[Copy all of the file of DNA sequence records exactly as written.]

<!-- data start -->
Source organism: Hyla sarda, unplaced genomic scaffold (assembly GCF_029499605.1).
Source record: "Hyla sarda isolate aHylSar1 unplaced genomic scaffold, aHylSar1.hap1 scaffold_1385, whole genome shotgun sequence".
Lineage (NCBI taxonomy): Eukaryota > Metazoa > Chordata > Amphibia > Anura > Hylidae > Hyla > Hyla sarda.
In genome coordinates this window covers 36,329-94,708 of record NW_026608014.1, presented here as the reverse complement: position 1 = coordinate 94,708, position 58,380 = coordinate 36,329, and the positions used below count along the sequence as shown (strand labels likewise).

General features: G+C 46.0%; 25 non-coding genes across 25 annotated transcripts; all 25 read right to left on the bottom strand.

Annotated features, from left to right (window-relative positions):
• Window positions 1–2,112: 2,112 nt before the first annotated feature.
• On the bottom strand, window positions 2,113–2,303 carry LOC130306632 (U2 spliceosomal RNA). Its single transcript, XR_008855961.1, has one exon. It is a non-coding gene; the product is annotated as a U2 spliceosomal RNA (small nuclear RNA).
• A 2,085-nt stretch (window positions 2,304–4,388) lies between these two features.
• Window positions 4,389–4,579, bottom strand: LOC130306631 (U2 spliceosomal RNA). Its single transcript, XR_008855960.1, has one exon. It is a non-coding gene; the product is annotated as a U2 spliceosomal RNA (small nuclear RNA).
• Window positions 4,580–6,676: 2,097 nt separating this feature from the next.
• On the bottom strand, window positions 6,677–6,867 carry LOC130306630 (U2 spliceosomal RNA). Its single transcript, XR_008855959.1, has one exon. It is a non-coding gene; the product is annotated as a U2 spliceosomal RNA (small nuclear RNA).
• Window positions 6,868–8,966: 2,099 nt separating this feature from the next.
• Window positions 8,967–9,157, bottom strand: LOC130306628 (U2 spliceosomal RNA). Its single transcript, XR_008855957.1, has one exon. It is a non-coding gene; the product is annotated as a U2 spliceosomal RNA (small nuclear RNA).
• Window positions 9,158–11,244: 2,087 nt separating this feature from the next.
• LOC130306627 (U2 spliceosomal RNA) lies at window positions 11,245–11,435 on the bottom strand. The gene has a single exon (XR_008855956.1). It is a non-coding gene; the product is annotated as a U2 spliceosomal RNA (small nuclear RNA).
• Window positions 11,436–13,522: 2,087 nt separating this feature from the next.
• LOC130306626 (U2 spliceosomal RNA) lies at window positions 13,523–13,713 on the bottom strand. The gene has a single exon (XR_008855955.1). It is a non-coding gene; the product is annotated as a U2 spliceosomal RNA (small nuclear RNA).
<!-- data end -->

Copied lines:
Source organism: Hyla sarda, unplaced genomic scaffold (assembly GCF_029499605.1).
Source record: "Hyla sarda isolate aHylSar1 unplaced genomic scaffold, aHylSar1.hap1 scaffold_1385, whole genome shotgun sequence".
Lineage (NCBI taxonomy): Eukaryota > Metazoa > Chordata > Amphibia > Anura > Hylidae > Hyla > Hyla sarda.
In genome coordinates this window covers 36,329-94,708 of record NW_026608014.1, presented here as the reverse complement: position 1 = coordinate 94,708, position 58,380 = coordinate 36,329, and the positions used below count along the sequence as shown (strand labels likewise).

General features: G+C 46.0%; 25 non-coding genes across 25 annotated transcripts; all 25 read right to left on the bottom strand.

Annotated features, from left to right (window-relative positions):
• Window positions 1–2,112: 2,112 nt before the first annotated feature.
• On the bottom strand, window positions 2,113–2,303 carry LOC130306632 (U2 spliceosomal RNA). Its single transcript, XR_008855961.1, has one exon. It is a non-coding gene; the product is annotated as a U2 spliceosomal RNA (small nuclear RNA).
• A 2,085-nt stretch (window positions 2,304–4,388) lies between these two features.
• Window positions 4,389–4,579, bottom strand: LOC130306631 (U2 spliceosomal RNA). Its single transcript, XR_008855960.1, has one exon. It is a non-coding gene; the product is annotated as a U2 spliceosomal RNA (small nuclear RNA).
• Window positions 4,580–6,676: 2,097 nt separating this feature from the next.
• On the bottom strand, window positions 6,677–6,867 carry LOC130306630 (U2 spliceosomal RNA). Its single transcript, XR_008855959.1, has one exon. It is a non-coding gene; the product is annotated as a U2 spliceosomal RNA (small nuclear RNA).
• Window positions 6,868–8,966: 2,099 nt separating this feature from the next.
• Window positions 8,967–9,157, bottom strand: LOC130306628 (U2 spliceosomal RNA). Its single transcript, XR_008855957.1, has one exon. It is a non-coding gene; the product is annotated as a U2 spliceosomal RNA (small nuclear RNA).
• Window positions 9,158–11,244: 2,087 nt separating this feature from the next.
• LOC130306627 (U2 spliceosomal RNA) lies at window positions 11,245–11,435 on the bottom strand. The gene has a single exon (XR_008855956.1). It is a non-coding gene; the product is annotated as a U2 spliceosomal RNA (small nuclear RNA).
• Window positions 11,436–13,522: 2,087 nt separating this feature from the next.
• LOC130306626 (U2 spliceosomal RNA) lies at window positions 13,523–13,713 on the bottom strand. The gene has a single exon (XR_008855955.1). It is a non-coding gene; the product is annotated as a U2 spliceosomal RNA (small nuclear RNA).